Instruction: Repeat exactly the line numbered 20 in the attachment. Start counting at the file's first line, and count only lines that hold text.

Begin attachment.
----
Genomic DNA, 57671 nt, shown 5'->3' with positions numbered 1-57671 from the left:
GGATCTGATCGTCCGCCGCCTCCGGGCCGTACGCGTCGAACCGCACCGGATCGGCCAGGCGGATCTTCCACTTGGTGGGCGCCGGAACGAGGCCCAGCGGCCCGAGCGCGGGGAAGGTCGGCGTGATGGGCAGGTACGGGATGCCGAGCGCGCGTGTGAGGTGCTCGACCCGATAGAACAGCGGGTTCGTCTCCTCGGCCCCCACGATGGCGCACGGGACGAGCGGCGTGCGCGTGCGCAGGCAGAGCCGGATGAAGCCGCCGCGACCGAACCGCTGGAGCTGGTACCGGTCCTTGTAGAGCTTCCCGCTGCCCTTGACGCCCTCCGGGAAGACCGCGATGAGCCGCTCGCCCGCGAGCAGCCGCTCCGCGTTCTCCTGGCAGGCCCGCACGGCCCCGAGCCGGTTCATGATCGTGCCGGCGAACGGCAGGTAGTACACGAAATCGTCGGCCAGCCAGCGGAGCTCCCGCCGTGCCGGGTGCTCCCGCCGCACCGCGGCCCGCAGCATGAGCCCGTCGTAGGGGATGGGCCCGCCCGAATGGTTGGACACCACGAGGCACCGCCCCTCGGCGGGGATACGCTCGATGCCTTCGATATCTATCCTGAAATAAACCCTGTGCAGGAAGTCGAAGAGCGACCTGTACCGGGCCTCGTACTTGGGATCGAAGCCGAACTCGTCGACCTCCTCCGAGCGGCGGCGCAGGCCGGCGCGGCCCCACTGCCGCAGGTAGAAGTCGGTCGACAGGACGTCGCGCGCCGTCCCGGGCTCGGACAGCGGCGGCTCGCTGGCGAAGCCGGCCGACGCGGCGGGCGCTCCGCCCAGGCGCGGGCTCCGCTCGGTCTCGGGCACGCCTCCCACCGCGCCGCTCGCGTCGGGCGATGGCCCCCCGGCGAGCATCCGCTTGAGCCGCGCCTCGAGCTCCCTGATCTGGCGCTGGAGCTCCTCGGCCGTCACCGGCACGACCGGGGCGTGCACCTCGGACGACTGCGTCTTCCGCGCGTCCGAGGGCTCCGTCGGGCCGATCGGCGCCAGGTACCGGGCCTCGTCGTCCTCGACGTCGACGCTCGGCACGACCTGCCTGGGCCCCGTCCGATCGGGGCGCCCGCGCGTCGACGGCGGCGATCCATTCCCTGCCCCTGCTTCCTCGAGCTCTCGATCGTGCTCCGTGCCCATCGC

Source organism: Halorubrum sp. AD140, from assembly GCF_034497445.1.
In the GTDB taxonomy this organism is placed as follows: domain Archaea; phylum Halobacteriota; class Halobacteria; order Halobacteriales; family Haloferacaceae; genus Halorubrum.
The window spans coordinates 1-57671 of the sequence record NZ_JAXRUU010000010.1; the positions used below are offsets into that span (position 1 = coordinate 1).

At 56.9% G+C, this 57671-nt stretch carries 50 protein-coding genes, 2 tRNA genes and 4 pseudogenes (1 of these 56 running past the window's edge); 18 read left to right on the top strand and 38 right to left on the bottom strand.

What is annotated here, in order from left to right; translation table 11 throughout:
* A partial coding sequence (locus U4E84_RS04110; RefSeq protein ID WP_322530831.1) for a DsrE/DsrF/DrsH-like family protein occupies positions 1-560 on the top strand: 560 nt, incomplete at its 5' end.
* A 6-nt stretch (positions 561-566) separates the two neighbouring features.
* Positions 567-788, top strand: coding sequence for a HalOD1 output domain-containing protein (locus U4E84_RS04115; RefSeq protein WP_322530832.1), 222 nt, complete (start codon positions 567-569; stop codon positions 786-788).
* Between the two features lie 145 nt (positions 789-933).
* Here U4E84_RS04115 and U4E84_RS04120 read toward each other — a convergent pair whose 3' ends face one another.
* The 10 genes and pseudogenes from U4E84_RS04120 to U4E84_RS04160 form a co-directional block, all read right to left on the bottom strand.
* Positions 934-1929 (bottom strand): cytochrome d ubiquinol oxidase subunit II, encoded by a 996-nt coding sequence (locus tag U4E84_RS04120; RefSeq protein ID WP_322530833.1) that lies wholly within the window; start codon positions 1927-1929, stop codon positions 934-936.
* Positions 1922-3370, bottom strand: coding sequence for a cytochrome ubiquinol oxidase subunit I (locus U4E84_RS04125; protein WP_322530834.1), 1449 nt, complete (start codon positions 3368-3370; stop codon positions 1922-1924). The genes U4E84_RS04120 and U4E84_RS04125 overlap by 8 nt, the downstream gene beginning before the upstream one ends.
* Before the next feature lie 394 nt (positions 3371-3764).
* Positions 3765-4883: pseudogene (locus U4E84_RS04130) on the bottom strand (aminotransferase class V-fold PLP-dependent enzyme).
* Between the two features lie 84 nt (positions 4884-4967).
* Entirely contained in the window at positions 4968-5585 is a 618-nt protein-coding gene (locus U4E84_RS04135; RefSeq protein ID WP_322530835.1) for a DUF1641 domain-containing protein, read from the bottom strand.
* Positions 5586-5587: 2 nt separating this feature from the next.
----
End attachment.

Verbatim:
* Positions 5586-5587: 2 nt separating this feature from the next.